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/ 10 May 2016

Is it time to give up?

Bearded guy in brown hoodie and blue jeans sitting and sleeping

I’m tired. Generally, I am often guilty of burning the candle at both ends, and can end up a gibbering, shivering wreck. (There comes a point where coffee can no longer keep you going in a positive way and just leaves you jittery and tense.) But also, I’m tired of doing youth work.

Now I’m not tired of working with young people or my fellow youth leaders, but I’m tired of the grind that’s involved in youth work: the behind-the-scenes, getting to church early to set up, managing difficult behaviour… And I’ve decided that it’s time for me to step down.

I haven’t taken this decision lightly, and it’s not because of the negatives involved in church youth ministry, but because sometimes, it’s just time. Time to take a rest and then time to move onto something new, or even return to youth work. I’ve been doing youth work at my church for six years and during those six years, the youth work has gone through a number of difficult times.

I started volunteering during a stage of transition, carried on through two or three more of those, before making my decision to step down as another ‘interregnum’ draws to a close. And at one point during my time, we lost the majority of our resources, while parts of the church were redeveloped, leaving the youth group meeting in offices, unfinished rooms and lounges that were just too small. (Catch up with my earlier blog post about valuing young people through these difficult times.) Now everything has finished, the facilities are great, but for more than a year, they were… not.

However, now we have a dedicated youth leader, who is seeking to take the youth work forward in exciting new directions. There are new volunteers who care deeply about the young people and are really switched on in their thinking and practice. And, frankly, I’m not irreplaceable.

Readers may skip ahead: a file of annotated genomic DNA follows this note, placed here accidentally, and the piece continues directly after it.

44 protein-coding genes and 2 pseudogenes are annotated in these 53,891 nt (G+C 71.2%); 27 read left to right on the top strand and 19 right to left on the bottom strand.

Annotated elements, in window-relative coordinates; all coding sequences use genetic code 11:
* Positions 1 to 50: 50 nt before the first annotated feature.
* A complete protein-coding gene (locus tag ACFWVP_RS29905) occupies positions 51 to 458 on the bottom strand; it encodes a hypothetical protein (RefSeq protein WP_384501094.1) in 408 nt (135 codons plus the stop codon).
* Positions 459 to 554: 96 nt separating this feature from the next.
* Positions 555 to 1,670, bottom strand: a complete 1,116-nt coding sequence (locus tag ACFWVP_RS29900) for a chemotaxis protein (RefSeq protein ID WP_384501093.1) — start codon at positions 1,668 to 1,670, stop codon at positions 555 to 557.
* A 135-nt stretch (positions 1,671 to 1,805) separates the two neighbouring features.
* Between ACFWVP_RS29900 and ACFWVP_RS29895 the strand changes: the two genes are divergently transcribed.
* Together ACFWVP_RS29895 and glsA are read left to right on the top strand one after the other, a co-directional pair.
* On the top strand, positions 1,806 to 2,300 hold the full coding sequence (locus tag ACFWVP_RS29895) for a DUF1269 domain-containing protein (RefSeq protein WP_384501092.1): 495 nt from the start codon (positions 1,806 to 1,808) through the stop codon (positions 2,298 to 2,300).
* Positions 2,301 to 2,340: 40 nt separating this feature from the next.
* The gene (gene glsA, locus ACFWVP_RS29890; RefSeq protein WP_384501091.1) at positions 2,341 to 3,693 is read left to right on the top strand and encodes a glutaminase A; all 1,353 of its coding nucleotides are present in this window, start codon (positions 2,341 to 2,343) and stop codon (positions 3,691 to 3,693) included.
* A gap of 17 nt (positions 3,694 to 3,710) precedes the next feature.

For an egomaniac like myself, this is quite an admission, but even bigheads have to recognise that this work is God’s, not ours. We’re not working to create our own kingdom, but to spread the rumour of the kingdom of God. And there is no end to the gifted, talented, enthusiastic and knowledgeable people God is raising up to take on new responsibilities. If we stay in one place too long, we turn into an obstacle, rather than a help. We can exert a stranglehold on positions of responsibility (‘I always write the spiritual programme!’). We can get set in our ways and become resistant to change, rather than helping others to grow and develop.

So when summer rolls around, I’ll be stepping down from my church youth team. I’ll carry on with other aspects of youth ministry (I volunteer on a Scripture Union holiday, for example), but it’s time for a break from the regular stuff. And I’ll still talk to the young people in church, of course! Relationships with adults in church are vital for the spiritual development of young people.

Where God is leading me, I’m not sure yet. He has been speaking to me over the past few months about lots of things, but I’ll carry on listening. And, I’m not ruling out a return to youth work after a break! As the famous Byrds song says (or is it Ecclesiastes…), there is a season for everything. And that includes recognising when it’s time to stop for a while. I wonder if you need to ask yourself what season you’re in? Be honest with yourself. You might come to the conclusion that God want you to move on. You might decide that youth ministry is still where you’re meant to be. Whatever the answer, it’s important to ask yourself the question.

Alex Taylor is part of the Diocese of London’s Children and Youth team.

About Alex Taylor

Alex Taylor has worked with the children and youth team to provide training and support churches. He is an experienced children's and youth worker and writer.

Read more from Alex Taylor

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